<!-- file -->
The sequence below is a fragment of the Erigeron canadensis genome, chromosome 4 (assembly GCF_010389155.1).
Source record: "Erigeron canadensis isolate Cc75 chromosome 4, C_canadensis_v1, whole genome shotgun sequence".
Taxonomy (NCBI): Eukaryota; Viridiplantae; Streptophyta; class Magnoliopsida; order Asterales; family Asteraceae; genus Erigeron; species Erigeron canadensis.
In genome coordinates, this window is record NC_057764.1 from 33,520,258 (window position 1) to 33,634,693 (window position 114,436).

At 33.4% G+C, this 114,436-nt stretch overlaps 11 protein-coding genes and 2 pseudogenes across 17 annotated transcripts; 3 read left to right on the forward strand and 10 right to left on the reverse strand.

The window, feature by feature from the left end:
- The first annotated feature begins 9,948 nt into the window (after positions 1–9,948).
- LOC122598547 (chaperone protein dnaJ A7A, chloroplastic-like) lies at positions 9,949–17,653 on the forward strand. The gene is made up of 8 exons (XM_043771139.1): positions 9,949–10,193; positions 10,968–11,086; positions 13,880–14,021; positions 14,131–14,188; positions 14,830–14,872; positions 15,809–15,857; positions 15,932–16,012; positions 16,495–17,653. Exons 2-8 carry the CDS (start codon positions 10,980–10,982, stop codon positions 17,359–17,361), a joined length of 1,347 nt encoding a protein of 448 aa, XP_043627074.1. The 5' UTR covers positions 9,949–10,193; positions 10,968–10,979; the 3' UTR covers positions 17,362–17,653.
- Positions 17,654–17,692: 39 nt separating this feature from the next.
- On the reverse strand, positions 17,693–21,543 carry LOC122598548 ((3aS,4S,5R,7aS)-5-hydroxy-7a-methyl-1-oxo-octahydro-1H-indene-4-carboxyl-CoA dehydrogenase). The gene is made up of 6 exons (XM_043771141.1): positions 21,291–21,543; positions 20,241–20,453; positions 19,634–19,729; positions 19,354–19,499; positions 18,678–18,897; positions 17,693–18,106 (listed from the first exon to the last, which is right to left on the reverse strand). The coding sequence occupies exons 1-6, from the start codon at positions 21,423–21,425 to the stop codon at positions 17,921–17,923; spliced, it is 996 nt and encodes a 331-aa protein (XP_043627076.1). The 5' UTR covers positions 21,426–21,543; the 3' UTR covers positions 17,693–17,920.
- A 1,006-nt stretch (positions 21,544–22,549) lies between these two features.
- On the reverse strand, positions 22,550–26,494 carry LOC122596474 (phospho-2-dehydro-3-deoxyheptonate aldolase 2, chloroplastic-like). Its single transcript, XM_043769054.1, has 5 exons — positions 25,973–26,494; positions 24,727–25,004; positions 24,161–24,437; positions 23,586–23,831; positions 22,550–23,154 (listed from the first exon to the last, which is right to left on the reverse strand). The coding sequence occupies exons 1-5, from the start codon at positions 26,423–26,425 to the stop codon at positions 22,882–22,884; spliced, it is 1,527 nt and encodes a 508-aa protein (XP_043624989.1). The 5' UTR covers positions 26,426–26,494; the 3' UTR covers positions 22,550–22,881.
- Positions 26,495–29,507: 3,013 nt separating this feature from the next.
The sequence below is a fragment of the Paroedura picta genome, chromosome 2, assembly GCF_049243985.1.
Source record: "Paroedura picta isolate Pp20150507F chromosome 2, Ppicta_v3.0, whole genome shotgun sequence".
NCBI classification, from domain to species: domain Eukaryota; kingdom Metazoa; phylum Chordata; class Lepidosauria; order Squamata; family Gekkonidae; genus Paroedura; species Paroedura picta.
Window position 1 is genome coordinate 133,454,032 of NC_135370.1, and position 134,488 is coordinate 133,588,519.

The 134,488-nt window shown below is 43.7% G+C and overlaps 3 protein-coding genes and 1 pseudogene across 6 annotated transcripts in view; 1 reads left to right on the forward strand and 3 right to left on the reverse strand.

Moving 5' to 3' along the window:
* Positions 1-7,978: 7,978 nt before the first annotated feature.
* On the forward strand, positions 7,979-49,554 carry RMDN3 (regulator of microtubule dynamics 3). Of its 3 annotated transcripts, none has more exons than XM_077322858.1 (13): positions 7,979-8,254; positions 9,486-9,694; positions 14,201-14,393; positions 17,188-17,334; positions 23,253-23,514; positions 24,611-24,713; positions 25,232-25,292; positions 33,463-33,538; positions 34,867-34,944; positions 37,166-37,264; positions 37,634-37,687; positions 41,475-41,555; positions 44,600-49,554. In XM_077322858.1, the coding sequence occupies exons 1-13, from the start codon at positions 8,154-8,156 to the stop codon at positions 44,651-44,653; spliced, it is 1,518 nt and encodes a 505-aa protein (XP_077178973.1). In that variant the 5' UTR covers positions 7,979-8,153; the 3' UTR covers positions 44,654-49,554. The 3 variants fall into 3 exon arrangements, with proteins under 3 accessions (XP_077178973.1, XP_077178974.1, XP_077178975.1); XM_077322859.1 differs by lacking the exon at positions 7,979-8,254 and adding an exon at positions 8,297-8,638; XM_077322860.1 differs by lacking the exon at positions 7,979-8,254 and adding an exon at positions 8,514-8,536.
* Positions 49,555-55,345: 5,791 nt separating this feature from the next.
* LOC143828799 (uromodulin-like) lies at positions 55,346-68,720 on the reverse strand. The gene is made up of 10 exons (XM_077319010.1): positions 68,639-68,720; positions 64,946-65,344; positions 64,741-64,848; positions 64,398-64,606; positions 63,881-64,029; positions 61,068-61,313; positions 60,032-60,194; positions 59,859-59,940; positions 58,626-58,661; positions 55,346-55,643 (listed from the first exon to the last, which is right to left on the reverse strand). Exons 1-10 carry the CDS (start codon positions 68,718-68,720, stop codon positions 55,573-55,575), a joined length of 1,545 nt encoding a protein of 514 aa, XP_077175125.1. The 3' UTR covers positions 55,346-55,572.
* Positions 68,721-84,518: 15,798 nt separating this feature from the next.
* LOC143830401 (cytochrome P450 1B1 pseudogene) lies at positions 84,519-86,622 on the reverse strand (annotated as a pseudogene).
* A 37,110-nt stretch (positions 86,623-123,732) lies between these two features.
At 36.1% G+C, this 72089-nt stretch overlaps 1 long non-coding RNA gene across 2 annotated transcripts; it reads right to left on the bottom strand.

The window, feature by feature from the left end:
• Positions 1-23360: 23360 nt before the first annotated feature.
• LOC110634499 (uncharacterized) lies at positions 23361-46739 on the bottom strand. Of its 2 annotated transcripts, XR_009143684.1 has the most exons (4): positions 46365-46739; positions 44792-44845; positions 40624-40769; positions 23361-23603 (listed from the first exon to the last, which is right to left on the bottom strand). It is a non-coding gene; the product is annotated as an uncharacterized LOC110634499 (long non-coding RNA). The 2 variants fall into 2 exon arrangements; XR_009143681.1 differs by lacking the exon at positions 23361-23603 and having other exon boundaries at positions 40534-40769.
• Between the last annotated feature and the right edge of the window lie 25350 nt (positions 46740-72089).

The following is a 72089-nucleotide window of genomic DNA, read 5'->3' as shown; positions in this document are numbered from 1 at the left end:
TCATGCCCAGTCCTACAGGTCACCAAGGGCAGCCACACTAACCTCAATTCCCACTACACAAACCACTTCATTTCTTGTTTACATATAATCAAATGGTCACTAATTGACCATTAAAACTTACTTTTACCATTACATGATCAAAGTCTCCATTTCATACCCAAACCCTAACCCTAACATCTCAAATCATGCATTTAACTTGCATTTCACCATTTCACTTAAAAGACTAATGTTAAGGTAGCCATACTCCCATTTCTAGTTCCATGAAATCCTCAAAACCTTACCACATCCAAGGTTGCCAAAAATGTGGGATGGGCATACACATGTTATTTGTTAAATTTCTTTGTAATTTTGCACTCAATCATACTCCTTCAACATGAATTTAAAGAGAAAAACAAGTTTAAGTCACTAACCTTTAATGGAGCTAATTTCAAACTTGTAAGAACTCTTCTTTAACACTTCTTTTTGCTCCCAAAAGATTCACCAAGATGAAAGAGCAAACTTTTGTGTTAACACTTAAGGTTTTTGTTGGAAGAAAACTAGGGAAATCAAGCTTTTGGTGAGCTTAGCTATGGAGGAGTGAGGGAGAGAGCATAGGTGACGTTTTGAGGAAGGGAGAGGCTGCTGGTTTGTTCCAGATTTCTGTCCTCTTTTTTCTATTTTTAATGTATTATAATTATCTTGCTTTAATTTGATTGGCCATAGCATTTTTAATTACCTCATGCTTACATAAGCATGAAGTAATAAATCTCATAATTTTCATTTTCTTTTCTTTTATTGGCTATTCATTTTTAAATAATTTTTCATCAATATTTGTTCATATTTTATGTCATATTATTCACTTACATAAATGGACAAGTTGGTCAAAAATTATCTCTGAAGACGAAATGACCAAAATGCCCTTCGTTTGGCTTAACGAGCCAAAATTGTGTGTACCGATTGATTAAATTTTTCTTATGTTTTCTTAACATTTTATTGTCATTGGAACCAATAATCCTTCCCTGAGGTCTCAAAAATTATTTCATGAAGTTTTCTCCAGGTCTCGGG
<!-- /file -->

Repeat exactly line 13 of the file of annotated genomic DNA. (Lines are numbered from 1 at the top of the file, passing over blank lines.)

- Positions 26,495–29,507: 3,013 nt separating this feature from the next.